For decades, the Australian Test team has been renowned for consisting of players from New South Wales more than any other state. However, the next generation looks set to look a lot different.
Particularly within the 21st century, New South Wales has produced ten more Test players than the next highest state in Victoria, also more than doubling the output from the likes of South Australia, Queensland and Tasmania.
Of the Australian team that played the first Ashes Test at the Gabba, six of the 11 selected players represent New South Wales at domestic level: David Warner, Steve Smith, Pat Cummins, Mitchell Starc, Nathan Lyon and Josh Hazlewood.
However, age is beginning to creep up on these players. Cummins is the only one of the six currently under the age of 30.
Before we know it, Australia will have a new generation of Test players, and there’s every chance there will be minimal Blues involved.
Instead, their northern neighbours could become the new kids on the block. A strong Sheffield Shield winning list has filled the majority of the most recent Australia A squad.
The squad featured six Queenslanders that were instrumental in Australia A’s defeat over the England Lions.
The Australia A team is often considered as Australia’s second XI, a squad of players that are the closest to receiving a call up to the Test team.
With that in mind, how long could it be before the aging Test players from New South Wales are replaced the group of Queensland cricketers knocking on the door?
The second test of the Ashes could well mark the beginning, after Josh Hazlewood was ruled out for the match. Michael Neser has joined Jhye Richardson as the primary challengers to be his replacement.
In the Australia A game, Neser took five wickets in the first innings, tearing through the English batting line-up that could only manage a total of 103 runs.
Neser has been on the brink of earning his baggy green for three years, being the ‘go to’ 12th man, but now could be his best opportunity yet to make the starting XI.
Mitch Swepson has been waiting patiently in tandem with Neser. Nathan Lyon just recorded his 400th Test wicket, but Swepson has been keeping the 34-year-old off-spinner on his toes over the last couple years.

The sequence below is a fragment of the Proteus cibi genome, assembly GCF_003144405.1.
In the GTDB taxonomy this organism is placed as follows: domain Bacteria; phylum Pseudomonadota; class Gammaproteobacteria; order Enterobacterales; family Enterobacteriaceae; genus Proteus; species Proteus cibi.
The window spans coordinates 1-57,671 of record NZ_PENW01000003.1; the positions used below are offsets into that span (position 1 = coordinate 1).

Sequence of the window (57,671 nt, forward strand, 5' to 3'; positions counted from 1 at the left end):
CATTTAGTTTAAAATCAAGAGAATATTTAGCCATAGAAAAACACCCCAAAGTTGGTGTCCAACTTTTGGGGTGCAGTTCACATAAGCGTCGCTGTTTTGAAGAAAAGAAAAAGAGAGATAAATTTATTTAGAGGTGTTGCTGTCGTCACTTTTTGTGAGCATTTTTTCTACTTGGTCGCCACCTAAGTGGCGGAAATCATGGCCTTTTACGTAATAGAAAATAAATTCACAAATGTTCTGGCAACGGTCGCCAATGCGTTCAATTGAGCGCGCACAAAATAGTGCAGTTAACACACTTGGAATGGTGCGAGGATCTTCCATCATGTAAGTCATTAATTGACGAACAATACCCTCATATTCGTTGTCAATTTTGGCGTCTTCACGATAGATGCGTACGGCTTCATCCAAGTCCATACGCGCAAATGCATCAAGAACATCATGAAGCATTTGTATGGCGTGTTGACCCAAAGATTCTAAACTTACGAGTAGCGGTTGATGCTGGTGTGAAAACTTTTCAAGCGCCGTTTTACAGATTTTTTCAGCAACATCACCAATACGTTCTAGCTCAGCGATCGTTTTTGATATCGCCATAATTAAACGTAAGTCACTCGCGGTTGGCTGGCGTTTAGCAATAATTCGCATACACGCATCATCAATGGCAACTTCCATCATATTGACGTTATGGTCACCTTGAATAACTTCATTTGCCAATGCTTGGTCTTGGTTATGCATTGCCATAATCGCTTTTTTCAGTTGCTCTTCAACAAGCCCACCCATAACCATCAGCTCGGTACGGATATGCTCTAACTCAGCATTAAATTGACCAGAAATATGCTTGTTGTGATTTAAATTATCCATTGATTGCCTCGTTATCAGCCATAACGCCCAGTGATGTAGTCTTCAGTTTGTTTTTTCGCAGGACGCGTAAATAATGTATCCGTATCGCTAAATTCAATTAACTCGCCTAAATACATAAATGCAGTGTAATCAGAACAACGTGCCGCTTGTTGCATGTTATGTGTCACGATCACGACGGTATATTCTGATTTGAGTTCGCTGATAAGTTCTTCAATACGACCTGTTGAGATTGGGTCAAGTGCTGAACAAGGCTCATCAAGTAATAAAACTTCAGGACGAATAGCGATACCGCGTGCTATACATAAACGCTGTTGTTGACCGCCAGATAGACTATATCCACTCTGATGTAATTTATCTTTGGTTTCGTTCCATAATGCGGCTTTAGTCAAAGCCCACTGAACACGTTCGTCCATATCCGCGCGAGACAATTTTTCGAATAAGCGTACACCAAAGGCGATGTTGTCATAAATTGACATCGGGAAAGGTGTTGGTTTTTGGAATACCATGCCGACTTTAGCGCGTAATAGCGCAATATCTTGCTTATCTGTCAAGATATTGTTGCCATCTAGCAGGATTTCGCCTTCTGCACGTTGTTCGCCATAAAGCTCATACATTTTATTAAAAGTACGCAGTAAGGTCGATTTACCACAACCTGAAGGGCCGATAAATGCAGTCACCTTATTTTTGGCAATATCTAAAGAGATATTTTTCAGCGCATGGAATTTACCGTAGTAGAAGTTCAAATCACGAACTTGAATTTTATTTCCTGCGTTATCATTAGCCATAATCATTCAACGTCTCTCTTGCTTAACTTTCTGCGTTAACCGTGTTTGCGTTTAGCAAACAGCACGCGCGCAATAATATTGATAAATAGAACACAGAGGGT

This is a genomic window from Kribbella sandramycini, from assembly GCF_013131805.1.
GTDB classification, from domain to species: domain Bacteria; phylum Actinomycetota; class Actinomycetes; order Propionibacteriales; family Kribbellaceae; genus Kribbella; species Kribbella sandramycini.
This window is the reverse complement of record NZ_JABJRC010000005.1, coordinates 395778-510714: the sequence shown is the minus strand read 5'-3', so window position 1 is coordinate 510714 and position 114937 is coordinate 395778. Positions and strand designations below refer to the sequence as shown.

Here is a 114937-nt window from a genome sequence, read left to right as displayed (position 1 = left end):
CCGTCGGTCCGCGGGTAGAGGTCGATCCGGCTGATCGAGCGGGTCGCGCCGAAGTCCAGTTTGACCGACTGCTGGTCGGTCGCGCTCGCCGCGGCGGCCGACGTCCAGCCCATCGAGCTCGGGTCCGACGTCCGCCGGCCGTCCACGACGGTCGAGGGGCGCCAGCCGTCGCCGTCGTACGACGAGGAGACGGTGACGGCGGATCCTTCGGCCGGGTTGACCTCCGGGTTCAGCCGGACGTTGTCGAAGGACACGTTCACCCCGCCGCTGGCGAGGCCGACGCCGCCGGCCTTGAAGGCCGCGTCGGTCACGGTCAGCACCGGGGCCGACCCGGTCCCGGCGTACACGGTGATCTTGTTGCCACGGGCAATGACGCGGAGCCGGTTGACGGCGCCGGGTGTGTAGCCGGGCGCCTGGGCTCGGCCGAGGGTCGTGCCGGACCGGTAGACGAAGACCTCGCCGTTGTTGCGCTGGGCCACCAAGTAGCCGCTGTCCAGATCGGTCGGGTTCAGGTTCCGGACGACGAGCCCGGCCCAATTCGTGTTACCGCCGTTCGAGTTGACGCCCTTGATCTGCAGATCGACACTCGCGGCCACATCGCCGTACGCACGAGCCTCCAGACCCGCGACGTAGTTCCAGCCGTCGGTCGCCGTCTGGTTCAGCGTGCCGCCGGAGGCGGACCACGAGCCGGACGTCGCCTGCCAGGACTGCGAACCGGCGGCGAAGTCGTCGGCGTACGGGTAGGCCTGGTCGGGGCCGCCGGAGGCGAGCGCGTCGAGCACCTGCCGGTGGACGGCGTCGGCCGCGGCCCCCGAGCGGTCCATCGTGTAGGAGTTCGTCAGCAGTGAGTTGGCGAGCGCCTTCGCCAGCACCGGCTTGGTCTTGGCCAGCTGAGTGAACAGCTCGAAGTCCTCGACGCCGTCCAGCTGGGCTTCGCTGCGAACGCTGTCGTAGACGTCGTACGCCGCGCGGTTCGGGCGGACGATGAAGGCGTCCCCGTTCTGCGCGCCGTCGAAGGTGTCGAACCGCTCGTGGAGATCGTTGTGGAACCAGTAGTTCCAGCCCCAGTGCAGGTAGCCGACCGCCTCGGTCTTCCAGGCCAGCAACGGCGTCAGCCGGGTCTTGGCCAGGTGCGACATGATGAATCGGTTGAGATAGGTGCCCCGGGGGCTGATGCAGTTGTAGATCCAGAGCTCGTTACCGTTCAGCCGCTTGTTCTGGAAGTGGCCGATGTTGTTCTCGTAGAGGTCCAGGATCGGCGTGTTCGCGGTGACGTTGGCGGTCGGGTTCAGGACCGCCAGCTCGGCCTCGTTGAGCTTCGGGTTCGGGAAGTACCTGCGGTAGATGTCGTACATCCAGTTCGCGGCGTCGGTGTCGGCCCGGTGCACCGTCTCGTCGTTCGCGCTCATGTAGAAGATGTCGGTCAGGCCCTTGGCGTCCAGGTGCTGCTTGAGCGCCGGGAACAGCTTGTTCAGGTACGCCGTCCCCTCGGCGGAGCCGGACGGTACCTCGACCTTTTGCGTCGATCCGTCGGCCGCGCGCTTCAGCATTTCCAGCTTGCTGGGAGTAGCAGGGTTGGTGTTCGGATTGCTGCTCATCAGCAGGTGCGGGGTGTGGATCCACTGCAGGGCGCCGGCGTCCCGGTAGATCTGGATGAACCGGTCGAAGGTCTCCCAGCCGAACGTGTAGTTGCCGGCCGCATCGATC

Mark Steketee is also another pace bowling candidate who was once named in the Test squad that couldn’t make the trip to South Africa due to the COVID-19 pandemic.
And who could forget the time when Matthew Renshaw looked set to be Australia’s mainstay opener for the forthcoming decade? He made his debut at the age of 20, playing 11 Test matches and scoring a century in one before injury struck.
The now 25-year-old is back to playing his best cricket as a middle order batter since he last represented Australia, having to overcome injury, mental illness and poor form.
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Bryce Street is beginning to score more and more runs at the top of the order, and has shot into Test calculations. Known for his temperament and ability to dot the ball up at one end of the pitch, Street has diversified his stroke range and has found it easier to score more willingly.
Street performed well in the most recent Australia A match, recording an unbeaten 119 runs before declaring. This has placed him in contention to become David Warner’s potential replacement should he be ruled out after suffering a blow to his ribs in the first match of the Ashes.Embed from Getty Images
Additionally, Jimmy Peirson was an outside chance to become Tim Paine’s replacement wicketkeeper, while Matthew Kuhnemann has burst onto the scene with an impressive Sheffield Shield season to date. Kuhnemann has taken the most wickets in the competition this season.
Marnus Labuschagne has already asserted himself as long-term member of the Test team, currently sitting as the fourth highest ranked ICC male batter.
There’s every chance with this Queensland squad pushing selection, and a handful of the current Australian players in the twilight of their international careers, that the blue that dominates the Test squad could slowly be painted maroon in years to come.
A lot could happen between now and then, and ‘then’ could still be years away. But as things stand, when the likes of Warner (35), Smith (32), Starc (31) and Lyon (34) move on, the reign New South Wales has in the Test side will soon be over, at least for the time being.
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